This year’s planting season has already been majorly affected by the soaring cost of fertilizers – the cost of urea is up 149%, nitrogen is up 192% and ammonia is up 235%. Unfortunately, experts at the USDA don’t believe the cost will fall anytime soon.
How can farmers adjust fertility programs to offset cost increases while still limiting the environmental impact of their farms? Consider the following tips to improve productivity while reducing your overall environmental impact:
1. Test soil – The first, and arguably most important step to creating an efficient fertilizer management program is to determine what your soil may need to support crop growth. Each field will have different results and should be tested separately. Soils should be sampled around every three years and when crops are rotated. A standard soil test will measure the availability of nitrogen (N), phosphorous (P), potassium (K), and micronutrients that are available to planted crops in the soil as well as acidity or alkalinity (pH) and organic matter content. This allows for proper planning and purchase of necessary fertilizers without purchasing too much or needing to reorder later in the season, which could mean higher prices.
The consideration of nitrogen (N) application is also important in fertilizer management. It’s recommended to have a Pre-Sidedress Nitrate Test (PSNT) done to measure nitrate levels left behind from previous crop rotations or manure application. PSNT testing should be completed before the plants’ peak growing weeks. The amount of nitrate present at the time of the test will also indicate how much N will be released during the remaining growth stages. If the PSNT calls for additional N fertilizer, it can be applied as a sidedress or topdress application.
It is important to partner with a lab that has accreditations with reputable certification organizations such as The North American Proficiency Testing Program (NAPT), Agriculture Laboratory Proficiency Program (ALP), Wisconsin DATCP Soil Testing Laboratory Certification Program (WI-DATCP) and Agriculture Laboratory Testing Association Soil Analysis Certification (ALTA-SAC).
2. Conduct variable rate application (VRA) – VRA involves the application of different rates and/or types of fertilizers within the same field to accommodate for areas of different soil types and nutrient levels. If the land has enough varying soil types, a pre-set field map is created using data like soil health and topography, previous crop yield, soil salinity and texture, and in some cases, infrared satellite imagery to optimize fertilizer inputs as well as crop health and yield. Some operations may also use variable rate planting when determining seed type, which would create a subsequential need for variable rate fertilizer application. These technical processes offer data to ensure a grower is prepared for the season ahead while ensuring top productivity.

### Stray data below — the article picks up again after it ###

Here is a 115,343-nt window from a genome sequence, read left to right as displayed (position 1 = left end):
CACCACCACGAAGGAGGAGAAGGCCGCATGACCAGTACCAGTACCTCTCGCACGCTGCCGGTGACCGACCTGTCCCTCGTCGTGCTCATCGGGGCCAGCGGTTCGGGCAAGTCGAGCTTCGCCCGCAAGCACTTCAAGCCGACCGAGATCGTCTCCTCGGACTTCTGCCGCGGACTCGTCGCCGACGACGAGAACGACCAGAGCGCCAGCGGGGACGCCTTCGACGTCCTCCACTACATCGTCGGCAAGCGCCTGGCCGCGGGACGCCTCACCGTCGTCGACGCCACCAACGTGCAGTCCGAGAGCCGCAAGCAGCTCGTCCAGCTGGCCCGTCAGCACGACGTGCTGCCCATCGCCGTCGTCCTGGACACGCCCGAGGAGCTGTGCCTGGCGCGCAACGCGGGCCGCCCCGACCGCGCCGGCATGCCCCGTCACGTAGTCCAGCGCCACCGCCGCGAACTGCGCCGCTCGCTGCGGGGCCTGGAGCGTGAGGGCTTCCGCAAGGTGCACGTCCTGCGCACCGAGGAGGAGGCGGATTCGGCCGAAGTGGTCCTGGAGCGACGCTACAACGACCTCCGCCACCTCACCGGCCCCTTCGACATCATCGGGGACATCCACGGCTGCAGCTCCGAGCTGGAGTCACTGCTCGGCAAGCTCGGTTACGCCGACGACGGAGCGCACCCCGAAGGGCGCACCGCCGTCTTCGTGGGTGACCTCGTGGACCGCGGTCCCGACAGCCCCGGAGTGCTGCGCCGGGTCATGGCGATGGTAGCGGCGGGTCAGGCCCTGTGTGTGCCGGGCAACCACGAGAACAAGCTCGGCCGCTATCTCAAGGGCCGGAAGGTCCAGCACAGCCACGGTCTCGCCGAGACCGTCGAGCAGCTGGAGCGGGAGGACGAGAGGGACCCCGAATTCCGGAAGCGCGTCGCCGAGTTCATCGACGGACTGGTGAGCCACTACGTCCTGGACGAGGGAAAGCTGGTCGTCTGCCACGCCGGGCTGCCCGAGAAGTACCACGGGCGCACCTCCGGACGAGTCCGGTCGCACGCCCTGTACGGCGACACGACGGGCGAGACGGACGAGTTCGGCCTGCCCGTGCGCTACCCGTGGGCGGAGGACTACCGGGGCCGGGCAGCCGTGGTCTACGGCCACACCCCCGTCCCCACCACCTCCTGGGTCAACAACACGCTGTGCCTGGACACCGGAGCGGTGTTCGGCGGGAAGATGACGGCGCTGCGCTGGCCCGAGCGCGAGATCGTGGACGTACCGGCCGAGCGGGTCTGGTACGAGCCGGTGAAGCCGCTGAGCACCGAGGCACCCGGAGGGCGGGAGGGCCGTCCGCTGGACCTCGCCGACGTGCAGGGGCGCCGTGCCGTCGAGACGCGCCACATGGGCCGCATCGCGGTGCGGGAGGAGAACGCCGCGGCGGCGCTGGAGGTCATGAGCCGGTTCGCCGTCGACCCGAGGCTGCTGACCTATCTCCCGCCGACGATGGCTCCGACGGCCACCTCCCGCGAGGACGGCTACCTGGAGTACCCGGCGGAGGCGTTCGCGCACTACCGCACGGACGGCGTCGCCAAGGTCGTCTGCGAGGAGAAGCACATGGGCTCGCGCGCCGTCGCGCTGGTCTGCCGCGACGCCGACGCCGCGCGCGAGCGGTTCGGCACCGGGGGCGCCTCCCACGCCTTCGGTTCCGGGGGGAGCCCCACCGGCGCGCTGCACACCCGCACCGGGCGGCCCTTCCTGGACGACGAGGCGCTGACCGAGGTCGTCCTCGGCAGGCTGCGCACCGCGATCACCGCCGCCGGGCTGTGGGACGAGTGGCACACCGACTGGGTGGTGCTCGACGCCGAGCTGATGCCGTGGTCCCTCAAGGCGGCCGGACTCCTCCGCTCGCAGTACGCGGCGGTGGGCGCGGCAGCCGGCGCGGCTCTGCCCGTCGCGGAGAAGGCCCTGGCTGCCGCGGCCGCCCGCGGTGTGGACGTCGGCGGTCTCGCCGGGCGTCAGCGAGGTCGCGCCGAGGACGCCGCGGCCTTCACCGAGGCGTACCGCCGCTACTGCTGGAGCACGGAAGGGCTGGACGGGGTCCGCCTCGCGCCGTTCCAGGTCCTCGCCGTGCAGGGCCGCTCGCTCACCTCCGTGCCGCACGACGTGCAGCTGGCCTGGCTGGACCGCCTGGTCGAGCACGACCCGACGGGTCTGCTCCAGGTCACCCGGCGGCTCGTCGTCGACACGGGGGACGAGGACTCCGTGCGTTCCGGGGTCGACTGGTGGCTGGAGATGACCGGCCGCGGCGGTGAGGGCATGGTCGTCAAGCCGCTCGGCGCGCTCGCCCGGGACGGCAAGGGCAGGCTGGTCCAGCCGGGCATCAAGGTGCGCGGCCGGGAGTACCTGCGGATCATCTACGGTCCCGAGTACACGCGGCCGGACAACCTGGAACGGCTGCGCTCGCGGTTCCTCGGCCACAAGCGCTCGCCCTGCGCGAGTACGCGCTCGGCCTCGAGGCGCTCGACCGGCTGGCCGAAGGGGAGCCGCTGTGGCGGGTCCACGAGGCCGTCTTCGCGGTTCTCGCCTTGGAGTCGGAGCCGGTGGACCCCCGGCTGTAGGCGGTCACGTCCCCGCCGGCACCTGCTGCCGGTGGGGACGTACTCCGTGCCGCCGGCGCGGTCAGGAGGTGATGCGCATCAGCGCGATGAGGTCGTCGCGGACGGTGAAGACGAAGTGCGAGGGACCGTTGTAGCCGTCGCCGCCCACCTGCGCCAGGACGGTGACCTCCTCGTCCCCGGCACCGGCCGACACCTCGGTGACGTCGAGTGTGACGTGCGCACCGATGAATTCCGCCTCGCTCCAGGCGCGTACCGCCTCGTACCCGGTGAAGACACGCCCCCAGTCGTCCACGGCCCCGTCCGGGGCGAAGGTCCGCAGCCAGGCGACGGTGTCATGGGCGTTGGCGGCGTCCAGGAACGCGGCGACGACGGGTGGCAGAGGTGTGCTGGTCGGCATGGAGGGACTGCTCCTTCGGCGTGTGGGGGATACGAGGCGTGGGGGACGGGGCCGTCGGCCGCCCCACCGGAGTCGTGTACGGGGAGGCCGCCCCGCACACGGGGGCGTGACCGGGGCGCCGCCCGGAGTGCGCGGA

3. Use enhanced efficiency fertilizers (EEFs) – BiOWiSH® Crop Liquid is a blend of proprietary microbial cultures that can be coated onto dry fertilizer or mixed with liquid fertilizers to create a new class of enhanced efficiency fertilizer specifically designed to optimize yield potential and improve soil productivity. These EEFs are available through a network of fertilizer distributors and cultivated to reduce nutrient losses to the environment while increasing nutrient availability to crops. Biologicals have multiple functions, including the ability to promote soil quality and nutrient cycling in a way that supports the crop’s natural ability to resist environmental stress – creating healthier and more productive fields. In addition, BiOWiSH® has been proven to increase crop yield even when the rate of fertilizer is reduced, as demonstrated in this research study with Helena Agri-Enterprises.
A Balance of Sustainability and Profitability
These processes, along with others that may be applicable to your specific farm goals, will create a productive fertilizer management program that also reduces environmental impact. Soil testing and variable rate application will make sure growers are being efficient with time and labor, reducing overall operating costs. When combined with the use of BiOWiSH® Enhanced Efficiency Fertilizers, growers can lower overall greenhouse gas emissions and pollution of groundwater and runoff.
Learn more about BiOWiSH® Crop Liquid at biowishtech.com/product/crop-liquid.